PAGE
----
On July 1, 2013, President Obama announced that by using an Executive Order he had established a Presidential Task Force on Wildlife Trafficking. I applaud his action. Illegal trafficking in wildlife is a much bigger problem than most people think. It’s second only to the illegal trafficking in drugs and ahead of trafficking in firearms and human slavery, and it can be a source of funding for terrorist groups.
President Obama was in Tanzania when this Executive Order was released, and Africa is especially hard-hit. Over the past decade and a half, experts say, South Africa has seen a 5,000 percent increase in the illegal hunting of rhinos, while elephant poaching is currently at record levels–accounting for some 30,000 deaths each year.
According to the White House Fact Sheet,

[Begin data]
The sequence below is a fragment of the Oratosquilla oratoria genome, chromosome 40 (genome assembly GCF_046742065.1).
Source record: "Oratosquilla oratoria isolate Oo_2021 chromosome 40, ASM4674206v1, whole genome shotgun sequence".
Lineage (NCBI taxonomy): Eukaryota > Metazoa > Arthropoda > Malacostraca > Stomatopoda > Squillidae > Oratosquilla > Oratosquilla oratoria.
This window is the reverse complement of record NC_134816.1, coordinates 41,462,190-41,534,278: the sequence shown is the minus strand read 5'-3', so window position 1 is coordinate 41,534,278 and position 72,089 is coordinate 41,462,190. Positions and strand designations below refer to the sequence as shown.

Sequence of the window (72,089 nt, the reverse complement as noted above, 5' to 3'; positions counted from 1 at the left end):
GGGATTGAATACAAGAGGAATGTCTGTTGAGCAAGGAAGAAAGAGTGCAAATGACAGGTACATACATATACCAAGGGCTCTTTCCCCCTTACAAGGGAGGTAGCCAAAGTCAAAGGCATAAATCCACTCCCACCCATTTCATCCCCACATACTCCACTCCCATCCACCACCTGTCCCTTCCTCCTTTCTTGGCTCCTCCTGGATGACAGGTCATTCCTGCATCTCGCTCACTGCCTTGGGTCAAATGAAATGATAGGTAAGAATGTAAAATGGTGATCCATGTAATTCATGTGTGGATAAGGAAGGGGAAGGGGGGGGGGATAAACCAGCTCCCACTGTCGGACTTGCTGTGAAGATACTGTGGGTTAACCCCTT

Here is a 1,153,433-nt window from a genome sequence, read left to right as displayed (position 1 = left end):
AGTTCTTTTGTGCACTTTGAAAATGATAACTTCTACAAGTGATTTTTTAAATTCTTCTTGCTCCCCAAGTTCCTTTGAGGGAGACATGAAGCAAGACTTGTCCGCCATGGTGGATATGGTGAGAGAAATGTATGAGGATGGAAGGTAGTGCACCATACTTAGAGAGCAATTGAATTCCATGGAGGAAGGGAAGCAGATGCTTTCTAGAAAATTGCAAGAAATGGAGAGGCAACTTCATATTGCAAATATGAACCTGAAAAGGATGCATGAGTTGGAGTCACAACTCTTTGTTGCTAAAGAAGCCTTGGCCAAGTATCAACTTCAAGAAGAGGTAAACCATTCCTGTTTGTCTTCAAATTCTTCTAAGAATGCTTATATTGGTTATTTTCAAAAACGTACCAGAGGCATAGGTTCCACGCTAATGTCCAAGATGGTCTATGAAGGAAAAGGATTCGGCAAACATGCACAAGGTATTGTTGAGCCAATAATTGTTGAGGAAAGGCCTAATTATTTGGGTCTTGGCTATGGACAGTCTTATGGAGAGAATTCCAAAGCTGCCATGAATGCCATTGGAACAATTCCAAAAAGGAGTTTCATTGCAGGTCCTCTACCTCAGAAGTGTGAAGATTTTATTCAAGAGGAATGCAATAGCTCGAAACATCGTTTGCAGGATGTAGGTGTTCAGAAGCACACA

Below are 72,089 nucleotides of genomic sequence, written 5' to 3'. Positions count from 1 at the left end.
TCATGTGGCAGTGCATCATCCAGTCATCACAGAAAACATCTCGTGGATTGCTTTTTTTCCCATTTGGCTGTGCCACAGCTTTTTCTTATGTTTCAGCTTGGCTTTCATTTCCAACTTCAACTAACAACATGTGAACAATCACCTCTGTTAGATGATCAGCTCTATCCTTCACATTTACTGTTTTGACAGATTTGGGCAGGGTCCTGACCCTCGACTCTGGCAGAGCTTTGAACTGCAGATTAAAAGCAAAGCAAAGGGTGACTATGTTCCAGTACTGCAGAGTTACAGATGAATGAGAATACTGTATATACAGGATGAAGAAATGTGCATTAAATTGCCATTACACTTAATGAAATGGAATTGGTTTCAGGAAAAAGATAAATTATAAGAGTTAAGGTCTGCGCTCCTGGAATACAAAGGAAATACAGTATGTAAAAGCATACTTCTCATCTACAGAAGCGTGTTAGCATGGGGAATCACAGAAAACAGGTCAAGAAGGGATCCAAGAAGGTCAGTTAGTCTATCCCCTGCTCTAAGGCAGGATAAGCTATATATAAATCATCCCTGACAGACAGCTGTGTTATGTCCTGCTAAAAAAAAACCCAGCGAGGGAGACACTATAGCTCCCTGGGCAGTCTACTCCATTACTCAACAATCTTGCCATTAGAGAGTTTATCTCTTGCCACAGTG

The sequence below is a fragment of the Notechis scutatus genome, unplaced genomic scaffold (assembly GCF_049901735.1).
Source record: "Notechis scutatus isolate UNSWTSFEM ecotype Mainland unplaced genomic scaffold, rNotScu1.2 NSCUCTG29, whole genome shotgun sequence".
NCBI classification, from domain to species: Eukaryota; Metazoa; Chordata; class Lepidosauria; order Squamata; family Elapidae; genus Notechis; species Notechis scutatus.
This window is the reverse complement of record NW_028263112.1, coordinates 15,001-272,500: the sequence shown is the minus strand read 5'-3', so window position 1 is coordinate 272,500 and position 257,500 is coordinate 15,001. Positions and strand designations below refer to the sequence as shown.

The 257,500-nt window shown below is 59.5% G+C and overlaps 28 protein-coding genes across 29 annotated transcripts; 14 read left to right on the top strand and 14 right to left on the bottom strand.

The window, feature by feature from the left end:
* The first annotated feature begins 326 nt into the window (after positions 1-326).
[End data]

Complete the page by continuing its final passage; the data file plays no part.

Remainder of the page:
Wildlife trafficking is a multi-billion dollar illicit business that is decimating Africa’s iconic animal populations. Many species–most notably elephants and rhinoceroses–now face the risk of significant decline or even extinction. Like other forms of illicit trade, wildlife trafficking undermines security across nations. Well-armed, well-equipped, and well-organized networks of poachers, criminals, and corrupt officials exploit porous borders and weak institutions to profit from trading in illegally taken wildlife.